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    Rights statement: This is the author’s version of a work that was accepted for publication in Journal of Environmental Management. Changes resulting from the publishing process, such as peer review, editing, corrections, structural formatting, and other quality control mechanisms may not be reflected in this document. Changes may have been made to this work since it was submitted for publication. A definitive version was subsequently published in Journal of Environmental Management, 249, 2019 DOI: 10.1016/j.jenvman.2019.109406

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Urban-rural gradients of polycyclic aromatic hydrocarbons in soils at a regional scale: Quantification and prediction

Research output: Contribution to journalJournal articlepeer-review

Published
  • S. Song
  • Y. Lu
  • T. Wang
  • S. Zhang
  • A. Sweetman
  • Y. Baninla
  • Y. Shi
  • Z. Liu
  • J. Meng
  • J. Geng
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Article number109406
<mark>Journal publication date</mark>1/11/2019
<mark>Journal</mark>Journal of Environmental Management
Volume249
Number of pages8
Publication StatusPublished
Early online date23/08/19
<mark>Original language</mark>English

Abstract

The quantitative study of urban-rural gradients for persistent organic pollutants (POPs) is extremely important to understand the behavior of POPs as well as for ecological risk assessment and management. In this study, a practical urban-rural gradient model (URGM) was developed using atmospheric point source diffusion combined with a fugacity approach to test potential mathematical relationships among urban and rural soils. The mean value of polycyclic aromatic hydrocarbons (PAHs) for urban soils (0–2-km sites) was 570.80 ng/g, and was approximately 3.5 times higher than rural soils (30–50 km sites). Significant linear correlations were found between the amounts of PAHs in the surface soil and the city population and between the soil concentration and artificial surface area. Urban-rural PAH concentrations were simulated by the URGM and calibrated by city population and land-cover data, with average relative errors of 12.84%. The results showed that the URGM was suitable for simulating urban-rural PAH concentrations at a regional scale. The combustion of fossil fuels, biomass, and coal was the main source of soil PAHs in the study area, and the characteristic ratios of PAHs indicated a transition trend from pyrogenic to petrogenic sources along the urban-rural transects. This study thus provides a combined method for quantifying urban-rural gradients of PAHs and can thereby promote quantitative research on coupling among land cover, socio-economic data, and POP concentrations.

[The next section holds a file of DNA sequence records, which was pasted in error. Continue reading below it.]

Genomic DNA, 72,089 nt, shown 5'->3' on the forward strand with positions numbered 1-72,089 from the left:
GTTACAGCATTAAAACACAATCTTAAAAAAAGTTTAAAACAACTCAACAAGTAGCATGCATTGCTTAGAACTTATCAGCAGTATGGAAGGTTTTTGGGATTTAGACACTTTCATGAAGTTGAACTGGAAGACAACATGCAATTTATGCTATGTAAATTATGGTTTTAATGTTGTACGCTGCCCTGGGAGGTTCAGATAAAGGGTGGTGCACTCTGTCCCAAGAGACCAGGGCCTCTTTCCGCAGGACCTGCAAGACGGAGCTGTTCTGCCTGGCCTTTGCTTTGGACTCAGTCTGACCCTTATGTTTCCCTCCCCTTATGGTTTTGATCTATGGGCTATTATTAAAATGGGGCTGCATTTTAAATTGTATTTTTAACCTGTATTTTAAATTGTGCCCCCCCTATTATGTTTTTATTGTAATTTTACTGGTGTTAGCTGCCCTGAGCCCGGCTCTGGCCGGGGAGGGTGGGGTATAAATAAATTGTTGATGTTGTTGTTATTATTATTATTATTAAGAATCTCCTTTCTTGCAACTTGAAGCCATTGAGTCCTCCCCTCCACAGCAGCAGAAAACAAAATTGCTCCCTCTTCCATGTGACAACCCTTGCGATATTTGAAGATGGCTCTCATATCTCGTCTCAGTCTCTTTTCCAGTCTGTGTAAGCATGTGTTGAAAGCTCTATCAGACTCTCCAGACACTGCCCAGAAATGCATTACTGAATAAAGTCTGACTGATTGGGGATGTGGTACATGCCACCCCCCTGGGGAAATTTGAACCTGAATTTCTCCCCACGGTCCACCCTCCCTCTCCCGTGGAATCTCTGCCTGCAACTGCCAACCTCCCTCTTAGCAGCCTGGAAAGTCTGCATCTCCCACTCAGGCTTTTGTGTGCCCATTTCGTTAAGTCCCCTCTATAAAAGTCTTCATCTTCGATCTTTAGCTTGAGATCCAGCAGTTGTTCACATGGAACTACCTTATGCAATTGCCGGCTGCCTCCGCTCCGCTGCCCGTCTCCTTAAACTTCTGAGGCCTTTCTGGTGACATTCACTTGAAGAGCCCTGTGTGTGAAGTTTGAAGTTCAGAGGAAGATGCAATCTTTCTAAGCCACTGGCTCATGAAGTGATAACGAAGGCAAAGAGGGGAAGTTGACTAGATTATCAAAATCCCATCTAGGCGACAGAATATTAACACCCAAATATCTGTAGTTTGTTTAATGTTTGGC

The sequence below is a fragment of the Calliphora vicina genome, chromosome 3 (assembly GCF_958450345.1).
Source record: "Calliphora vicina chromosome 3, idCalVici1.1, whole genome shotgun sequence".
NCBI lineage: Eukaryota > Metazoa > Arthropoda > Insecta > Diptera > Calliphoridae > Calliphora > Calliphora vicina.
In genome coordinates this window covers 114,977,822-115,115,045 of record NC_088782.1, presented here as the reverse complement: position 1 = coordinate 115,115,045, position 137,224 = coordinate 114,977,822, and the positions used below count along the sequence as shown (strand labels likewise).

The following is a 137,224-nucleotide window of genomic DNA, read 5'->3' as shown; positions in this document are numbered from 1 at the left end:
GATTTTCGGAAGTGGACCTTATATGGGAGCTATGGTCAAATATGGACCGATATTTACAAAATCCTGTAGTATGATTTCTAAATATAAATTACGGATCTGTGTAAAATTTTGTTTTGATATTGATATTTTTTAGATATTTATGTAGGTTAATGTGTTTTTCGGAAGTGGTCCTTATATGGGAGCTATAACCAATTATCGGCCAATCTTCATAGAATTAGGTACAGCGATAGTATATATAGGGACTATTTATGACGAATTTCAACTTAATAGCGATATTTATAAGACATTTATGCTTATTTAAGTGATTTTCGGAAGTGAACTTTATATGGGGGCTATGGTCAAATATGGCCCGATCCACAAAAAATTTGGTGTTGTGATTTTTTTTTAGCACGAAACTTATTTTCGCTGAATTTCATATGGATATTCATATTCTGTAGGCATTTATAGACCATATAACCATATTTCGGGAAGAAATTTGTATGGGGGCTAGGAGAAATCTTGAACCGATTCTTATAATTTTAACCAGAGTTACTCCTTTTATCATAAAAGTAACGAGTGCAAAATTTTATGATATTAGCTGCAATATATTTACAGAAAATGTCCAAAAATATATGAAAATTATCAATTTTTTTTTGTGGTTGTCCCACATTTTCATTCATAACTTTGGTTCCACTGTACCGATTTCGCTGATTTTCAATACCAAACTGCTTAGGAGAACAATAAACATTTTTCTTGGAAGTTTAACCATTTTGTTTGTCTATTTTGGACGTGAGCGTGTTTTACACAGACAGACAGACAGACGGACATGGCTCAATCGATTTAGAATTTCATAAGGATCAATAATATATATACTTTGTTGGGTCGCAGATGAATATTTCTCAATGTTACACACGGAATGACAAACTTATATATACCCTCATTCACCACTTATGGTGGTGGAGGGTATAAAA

Bibliographic note

This is the author’s version of a work that was accepted for publication in Journal of Environmental Management. Changes resulting from the publishing process, such as peer review, editing, corrections, structural formatting, and other quality control mechanisms may not be reflected in this document. Changes may have been made to this work since it was submitted for publication. A definitive version was subsequently published in Journal of Environmental Management, 249, 2019 DOI: 10.1016/j.jenvman.2019.109406